China is trying to show the Pacific that while the United States and its allies are “talking about you” in their Quad meeting, he said, Chinese officials are “here to talk directly to you.”
But, he added, China was also making demands.
“A regional approach is a clear escalation of C.C.P.’s ambition in the Pacific,” Mr. Kenilorea said, referring to China’s ruling Communist Party.
It amounts to a rapid acceleration of a diplomatic push that has, until now, has largely focused on one country at a time. The leaked agreement has the potential to pull several nations into Beijing’s orbit at once — if widely approved.
And there are signs that the bold approach could backfire. The Pacific islands span thousands of miles, with sparsely populated countries that have unique histories and rivalries. Regional agreements typically take years to hammer out; springing a complex proposal onto the Pacific a week before Mr. Wang’s visit will be viewed by many leaders with suspicion.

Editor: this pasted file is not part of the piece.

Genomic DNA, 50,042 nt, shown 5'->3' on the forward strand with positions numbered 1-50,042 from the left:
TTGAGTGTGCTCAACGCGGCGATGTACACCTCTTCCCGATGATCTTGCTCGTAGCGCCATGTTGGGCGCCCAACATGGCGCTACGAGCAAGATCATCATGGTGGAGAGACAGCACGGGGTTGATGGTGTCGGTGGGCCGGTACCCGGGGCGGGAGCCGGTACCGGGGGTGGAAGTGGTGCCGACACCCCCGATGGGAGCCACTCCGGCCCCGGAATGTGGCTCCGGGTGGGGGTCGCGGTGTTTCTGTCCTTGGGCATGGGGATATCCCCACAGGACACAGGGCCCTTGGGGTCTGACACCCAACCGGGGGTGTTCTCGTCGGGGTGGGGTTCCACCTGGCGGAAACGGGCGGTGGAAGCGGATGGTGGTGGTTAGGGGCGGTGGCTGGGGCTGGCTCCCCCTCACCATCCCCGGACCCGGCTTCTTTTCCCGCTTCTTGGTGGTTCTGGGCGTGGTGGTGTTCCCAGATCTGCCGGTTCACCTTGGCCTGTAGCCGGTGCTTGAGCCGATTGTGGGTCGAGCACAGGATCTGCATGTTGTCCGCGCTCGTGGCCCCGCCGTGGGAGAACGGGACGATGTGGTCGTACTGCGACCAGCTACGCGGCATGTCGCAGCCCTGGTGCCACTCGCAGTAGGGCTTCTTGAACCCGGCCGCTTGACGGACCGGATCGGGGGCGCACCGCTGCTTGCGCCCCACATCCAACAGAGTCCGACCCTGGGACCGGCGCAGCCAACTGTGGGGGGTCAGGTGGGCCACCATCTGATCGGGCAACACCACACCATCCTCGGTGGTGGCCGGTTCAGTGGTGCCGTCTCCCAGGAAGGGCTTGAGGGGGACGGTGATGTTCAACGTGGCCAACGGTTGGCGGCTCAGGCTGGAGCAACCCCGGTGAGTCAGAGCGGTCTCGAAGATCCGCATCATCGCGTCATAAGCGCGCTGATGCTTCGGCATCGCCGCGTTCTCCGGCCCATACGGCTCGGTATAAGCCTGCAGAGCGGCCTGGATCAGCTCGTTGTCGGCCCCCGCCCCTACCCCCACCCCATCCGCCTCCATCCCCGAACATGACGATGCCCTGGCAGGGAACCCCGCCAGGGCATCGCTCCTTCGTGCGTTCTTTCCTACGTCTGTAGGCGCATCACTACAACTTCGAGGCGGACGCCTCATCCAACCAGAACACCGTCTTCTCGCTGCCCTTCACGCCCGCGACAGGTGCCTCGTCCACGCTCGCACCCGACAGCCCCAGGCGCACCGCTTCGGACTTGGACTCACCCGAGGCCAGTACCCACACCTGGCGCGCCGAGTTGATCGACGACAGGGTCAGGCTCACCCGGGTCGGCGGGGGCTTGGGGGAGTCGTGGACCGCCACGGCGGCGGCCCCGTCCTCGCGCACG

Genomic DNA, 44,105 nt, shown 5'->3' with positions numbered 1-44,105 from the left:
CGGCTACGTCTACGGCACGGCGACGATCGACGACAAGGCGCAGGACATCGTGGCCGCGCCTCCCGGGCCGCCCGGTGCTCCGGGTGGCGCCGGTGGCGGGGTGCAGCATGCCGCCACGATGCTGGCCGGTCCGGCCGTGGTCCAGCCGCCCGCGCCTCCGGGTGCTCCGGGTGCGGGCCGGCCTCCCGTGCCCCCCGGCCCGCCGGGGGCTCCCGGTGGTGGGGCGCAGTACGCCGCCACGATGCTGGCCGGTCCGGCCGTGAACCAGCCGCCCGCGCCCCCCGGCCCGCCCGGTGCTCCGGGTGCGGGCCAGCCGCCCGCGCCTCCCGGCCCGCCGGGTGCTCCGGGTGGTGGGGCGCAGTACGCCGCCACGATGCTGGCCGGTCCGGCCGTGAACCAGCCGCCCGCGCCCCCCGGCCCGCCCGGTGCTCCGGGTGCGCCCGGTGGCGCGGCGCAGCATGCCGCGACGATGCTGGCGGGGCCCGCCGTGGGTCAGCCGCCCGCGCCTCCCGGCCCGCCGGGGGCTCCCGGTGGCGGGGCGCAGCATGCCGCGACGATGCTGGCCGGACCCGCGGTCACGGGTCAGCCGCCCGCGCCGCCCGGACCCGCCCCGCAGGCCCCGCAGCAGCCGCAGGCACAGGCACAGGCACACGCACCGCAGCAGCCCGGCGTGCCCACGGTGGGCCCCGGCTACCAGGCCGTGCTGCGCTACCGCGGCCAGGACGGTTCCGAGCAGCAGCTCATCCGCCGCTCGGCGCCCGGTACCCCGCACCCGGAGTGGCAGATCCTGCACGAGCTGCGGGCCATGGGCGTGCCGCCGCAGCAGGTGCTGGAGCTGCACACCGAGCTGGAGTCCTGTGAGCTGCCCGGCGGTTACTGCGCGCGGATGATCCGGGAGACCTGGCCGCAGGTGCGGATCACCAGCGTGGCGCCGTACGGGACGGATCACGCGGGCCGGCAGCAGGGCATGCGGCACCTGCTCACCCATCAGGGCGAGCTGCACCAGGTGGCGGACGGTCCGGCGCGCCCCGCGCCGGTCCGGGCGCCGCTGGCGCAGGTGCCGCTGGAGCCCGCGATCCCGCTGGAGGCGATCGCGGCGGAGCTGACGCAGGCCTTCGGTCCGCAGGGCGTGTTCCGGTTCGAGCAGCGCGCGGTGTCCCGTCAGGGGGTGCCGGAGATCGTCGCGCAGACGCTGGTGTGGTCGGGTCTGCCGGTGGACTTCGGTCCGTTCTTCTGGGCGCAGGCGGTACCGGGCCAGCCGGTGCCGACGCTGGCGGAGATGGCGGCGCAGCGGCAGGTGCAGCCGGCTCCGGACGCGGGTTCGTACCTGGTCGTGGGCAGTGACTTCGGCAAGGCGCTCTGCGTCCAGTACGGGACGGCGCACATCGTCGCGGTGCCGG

President David Panuelo of the Federated States of Micronesia has already warned that the documents reflected nothing short of an effort by China “to acquire access and control of our region.”
In a letter sent last week to 21 countries in the region, he wrote that the proposed language in the agreement “opens our countries to having our phone calls and emails intercepted and overheard.”